Unschooling Philosophy

Trying to explain unschooling to someone with no experience with it, is much like trying to explain the color green to a blind person. There are too many shades, tints, and variations which combined make it next to impossible to describe the color extensively. It is much less complicated to debunk the myths and legends about the philosophy and explain what it is not rather than describe what it is.

Unschooling does not fit neat and tidy in a box. From deschooling to radical unschooling, the differences and uniqueness of each families routine varies dramatically. Unlike public school, or even homeschooling, one cannot explain the approach in a way that fits all families. Some unschooling families use some curriculum while allowing their children free discovery in other areas. Some families take their unschooling to incorporate their entire lifestyle.

Unschoolers are not against learning. Many people translate unschooling to anti-learning. In all reality, this translation is the exact opposite. Unschoolers choose not to conform to the societal norms when it comes to education, but that does not imply that they are against learning in all form. Learning, to an unschooler, does not happen at set times within a set of boundaries. Instead, they instill life-learning in their children, and allow them to explore the world around them. Through explorations and discoveries, unschooled children often learn much more than their traditional school counterparts. A seven year old may not be forced to learn to read, yet will be able to calculate at the same level as a 13 year old. Another seven year old may wish to avoid numbers altogether but will be reading novels and writing short stories and lesson plans for younger siblings.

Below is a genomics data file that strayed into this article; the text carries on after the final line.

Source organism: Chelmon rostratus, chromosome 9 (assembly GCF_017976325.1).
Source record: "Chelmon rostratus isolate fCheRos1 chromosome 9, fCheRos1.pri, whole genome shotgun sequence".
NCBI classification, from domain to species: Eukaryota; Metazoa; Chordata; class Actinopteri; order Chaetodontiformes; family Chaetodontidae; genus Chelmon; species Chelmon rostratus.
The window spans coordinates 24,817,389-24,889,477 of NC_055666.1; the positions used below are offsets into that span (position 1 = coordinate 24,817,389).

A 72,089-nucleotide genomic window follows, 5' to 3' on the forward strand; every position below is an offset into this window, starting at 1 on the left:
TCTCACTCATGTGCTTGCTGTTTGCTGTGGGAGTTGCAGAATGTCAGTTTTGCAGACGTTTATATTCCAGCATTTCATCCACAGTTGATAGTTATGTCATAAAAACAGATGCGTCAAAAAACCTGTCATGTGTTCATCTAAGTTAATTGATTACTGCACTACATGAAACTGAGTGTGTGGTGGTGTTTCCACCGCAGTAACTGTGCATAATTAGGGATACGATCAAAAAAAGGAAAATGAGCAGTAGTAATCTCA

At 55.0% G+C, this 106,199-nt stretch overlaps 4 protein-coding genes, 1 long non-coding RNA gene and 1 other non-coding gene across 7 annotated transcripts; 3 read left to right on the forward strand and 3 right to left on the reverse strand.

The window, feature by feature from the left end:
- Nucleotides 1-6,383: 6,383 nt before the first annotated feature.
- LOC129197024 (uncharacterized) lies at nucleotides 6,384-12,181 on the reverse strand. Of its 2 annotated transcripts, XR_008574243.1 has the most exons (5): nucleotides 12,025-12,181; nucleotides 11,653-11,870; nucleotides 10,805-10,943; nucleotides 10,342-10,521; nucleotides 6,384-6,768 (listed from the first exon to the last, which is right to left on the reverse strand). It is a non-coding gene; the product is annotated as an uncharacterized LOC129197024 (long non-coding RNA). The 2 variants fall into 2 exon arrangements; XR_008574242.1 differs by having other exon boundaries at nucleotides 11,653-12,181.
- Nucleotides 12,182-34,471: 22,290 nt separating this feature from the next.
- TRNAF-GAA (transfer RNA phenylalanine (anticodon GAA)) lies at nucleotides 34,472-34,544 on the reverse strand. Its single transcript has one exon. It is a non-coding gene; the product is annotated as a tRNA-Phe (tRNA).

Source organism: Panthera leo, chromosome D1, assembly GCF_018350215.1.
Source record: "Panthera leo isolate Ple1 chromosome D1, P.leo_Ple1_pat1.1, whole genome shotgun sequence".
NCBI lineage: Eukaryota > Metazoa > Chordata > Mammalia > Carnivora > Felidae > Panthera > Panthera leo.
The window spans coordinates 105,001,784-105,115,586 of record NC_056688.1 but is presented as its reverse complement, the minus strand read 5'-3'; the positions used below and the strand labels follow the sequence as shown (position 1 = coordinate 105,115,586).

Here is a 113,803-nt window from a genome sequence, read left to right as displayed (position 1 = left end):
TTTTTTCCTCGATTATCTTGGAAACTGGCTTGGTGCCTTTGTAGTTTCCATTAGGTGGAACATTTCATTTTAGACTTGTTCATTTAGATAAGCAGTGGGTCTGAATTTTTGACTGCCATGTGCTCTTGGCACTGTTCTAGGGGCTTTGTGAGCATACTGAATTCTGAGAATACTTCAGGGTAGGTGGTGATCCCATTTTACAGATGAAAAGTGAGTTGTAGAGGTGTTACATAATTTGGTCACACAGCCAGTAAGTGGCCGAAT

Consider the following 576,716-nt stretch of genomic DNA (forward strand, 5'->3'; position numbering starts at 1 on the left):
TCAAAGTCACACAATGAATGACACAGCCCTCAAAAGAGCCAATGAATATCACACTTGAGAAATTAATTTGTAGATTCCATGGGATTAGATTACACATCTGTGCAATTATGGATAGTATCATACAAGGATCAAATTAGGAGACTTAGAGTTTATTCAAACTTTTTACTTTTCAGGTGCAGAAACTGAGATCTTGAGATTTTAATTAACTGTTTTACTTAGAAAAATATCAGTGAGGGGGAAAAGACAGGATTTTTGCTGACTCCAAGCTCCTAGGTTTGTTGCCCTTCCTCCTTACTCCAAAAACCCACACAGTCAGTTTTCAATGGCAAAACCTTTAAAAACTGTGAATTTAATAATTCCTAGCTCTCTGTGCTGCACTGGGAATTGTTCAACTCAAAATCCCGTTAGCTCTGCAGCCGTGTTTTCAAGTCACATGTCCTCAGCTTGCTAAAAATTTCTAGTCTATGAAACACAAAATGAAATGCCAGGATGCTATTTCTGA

An unschool home is not overrun by irreverent and irresponsible children. The recent trend of radical unschooling has sparked a lot of contention in the education realm. Radical unschoolers take the philosophy and apply it to their parenting and life styles. Children are given choices and allowed to make their own decisions on everything from what to eat for breakfast to how they dress and what they study. This gives outsiders the impression that the parents have lost control, or given it to the children. Again, this is a myth not reality. Instead, the child is allowed to experience life’s consequences and rewards in a natural way, and the unschooled children tend to develop social and life skills at a much more efficient rate than their schooled peers.

Unschoolers are not ill prepared for the structure of real life. Because there is usually no set time for school, assignments to complete, tests to take, or deadlines to meet, many people believe that unschoolers are not preparing their children for the demands of adult life. They say how will your child keep a job and what is going to happen when they get to college. Quite often, unschooled children have extra-curricular activities they are involved in. They must practice for dance class and get there on time. They will need to work on an art project or take care of their animal for the 4H fair. Just because the parents aren’t forcing the child to do specific things at given times doesn’t mean the child isn’t learning about responsibility and deadlines. They just aren’t learning them in the conventional manner.

Unschooling, in general, takes out-of-the-box thinking to the max. What ever you may think you know about unschooling, erase it from your mind because you are probably wrong. Whatever you think you may know about learning and education, challenge it with new information and contradictory claims. Whatever you may think you know about the world around you, look for thing that prove you wrong. Look for connections and relationships in everything you do throughout the day. Stop thinking in terms of school time, subject matter, grades and tests, and limitations imposed by regulations. These are the goals of most unschoolers.